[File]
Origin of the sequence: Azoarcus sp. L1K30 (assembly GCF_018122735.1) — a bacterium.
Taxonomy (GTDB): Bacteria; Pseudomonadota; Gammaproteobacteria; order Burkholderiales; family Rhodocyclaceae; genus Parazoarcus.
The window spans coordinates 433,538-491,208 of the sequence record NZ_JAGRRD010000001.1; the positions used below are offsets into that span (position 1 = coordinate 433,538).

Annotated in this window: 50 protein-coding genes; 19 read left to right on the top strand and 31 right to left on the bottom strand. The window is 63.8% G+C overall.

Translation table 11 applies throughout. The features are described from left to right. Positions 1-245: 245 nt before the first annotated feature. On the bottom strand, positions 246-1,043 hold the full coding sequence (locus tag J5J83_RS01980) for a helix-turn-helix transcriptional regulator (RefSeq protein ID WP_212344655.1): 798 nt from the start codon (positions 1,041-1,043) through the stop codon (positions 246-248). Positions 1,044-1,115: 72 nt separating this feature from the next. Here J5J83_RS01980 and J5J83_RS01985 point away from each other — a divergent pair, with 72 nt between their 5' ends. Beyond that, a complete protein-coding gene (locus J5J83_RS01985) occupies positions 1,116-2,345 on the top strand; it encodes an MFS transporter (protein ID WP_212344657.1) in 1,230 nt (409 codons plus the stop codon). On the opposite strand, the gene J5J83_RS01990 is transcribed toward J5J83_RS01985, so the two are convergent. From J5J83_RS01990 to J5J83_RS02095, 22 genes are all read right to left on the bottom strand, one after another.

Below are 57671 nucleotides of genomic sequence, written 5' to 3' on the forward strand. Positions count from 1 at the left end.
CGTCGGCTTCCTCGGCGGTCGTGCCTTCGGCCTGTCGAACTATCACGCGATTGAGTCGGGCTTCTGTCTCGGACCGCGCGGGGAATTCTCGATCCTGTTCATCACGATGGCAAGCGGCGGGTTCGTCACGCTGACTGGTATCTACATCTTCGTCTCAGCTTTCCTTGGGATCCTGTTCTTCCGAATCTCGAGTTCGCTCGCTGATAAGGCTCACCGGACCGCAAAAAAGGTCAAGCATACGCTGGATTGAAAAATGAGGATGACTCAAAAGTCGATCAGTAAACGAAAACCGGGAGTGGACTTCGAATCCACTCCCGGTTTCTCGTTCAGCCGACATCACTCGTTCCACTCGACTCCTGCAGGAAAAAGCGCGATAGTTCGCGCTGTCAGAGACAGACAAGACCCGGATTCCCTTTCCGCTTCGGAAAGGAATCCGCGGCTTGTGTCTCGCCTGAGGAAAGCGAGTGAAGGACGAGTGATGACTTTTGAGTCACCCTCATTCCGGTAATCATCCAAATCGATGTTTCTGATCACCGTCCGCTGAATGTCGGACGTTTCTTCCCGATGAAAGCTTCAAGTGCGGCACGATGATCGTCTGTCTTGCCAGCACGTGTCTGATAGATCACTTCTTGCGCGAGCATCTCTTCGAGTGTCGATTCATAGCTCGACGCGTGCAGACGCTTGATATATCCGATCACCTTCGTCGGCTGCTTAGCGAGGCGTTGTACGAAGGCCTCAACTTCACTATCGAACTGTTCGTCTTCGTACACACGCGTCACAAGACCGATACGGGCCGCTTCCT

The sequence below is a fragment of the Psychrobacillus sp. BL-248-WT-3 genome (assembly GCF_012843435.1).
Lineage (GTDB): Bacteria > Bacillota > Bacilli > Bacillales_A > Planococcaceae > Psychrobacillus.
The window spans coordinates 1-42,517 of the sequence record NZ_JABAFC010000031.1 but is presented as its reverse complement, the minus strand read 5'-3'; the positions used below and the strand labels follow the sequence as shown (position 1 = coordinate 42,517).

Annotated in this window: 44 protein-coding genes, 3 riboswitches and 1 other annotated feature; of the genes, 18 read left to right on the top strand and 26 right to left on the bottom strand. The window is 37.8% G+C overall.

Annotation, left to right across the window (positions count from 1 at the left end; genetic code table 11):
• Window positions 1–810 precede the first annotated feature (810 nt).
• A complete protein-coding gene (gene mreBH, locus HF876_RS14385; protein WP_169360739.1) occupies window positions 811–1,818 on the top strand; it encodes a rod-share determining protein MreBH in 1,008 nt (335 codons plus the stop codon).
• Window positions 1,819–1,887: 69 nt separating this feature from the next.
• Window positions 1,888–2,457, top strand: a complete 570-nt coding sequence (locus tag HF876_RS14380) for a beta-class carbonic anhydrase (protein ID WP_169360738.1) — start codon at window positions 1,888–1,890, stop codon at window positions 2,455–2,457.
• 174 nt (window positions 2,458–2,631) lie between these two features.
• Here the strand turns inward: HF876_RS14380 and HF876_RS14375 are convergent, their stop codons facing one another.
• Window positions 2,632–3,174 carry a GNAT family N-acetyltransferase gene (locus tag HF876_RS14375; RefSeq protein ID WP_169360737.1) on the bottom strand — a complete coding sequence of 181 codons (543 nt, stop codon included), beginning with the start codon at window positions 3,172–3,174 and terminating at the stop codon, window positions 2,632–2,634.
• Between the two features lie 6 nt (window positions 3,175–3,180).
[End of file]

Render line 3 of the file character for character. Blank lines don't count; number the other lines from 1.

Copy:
The window spans coordinates 433,538-491,208 of the sequence record NZ_JAGRRD010000001.1; the positions used below are offsets into that span (position 1 = coordinate 433,538).